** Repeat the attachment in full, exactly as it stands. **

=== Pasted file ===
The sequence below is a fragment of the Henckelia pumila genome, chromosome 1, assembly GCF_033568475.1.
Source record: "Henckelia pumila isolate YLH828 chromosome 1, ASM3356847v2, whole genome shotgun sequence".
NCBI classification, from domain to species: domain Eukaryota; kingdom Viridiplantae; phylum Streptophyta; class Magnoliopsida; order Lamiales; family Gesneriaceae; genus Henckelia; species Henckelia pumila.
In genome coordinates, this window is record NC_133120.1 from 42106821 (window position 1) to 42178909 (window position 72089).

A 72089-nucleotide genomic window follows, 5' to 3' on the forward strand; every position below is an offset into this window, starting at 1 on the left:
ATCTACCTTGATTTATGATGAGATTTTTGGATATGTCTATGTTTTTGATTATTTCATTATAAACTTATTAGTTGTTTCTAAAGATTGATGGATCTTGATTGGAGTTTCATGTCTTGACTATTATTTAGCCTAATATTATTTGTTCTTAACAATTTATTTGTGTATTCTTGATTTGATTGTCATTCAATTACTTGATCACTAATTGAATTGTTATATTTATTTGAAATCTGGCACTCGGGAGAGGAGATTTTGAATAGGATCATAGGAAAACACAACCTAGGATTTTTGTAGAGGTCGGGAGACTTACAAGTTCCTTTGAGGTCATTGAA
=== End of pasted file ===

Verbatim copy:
The sequence below is a fragment of the Henckelia pumila genome, chromosome 1, assembly GCF_033568475.1.
Source record: "Henckelia pumila isolate YLH828 chromosome 1, ASM3356847v2, whole genome shotgun sequence".
NCBI classification, from domain to species: domain Eukaryota; kingdom Viridiplantae; phylum Streptophyta; class Magnoliopsida; order Lamiales; family Gesneriaceae; genus Henckelia; species Henckelia pumila.
In genome coordinates, this window is record NC_133120.1 from 42106821 (window position 1) to 42178909 (window position 72089).

A 72089-nucleotide genomic window follows, 5' to 3' on the forward strand; every position below is an offset into this window, starting at 1 on the left:
ATCTACCTTGATTTATGATGAGATTTTTGGATATGTCTATGTTTTTGATTATTTCATTATAAACTTATTAGTTGTTTCTAAAGATTGATGGATCTTGATTGGAGTTTCATGTCTTGACTATTATTTAGCCTAATATTATTTGTTCTTAACAATTTATTTGTGTATTCTTGATTTGATTGTCATTCAATTACTTGATCACTAATTGAATTGTTATATTTATTTGAAATCTGGCACTCGGGAGAGGAGATTTTGAATAGGATCATAGGAAAACACAACCTAGGATTTTTGTAGAGGTCGGGAGACTTACAAGTTCCTTTGAGGTCATTGAA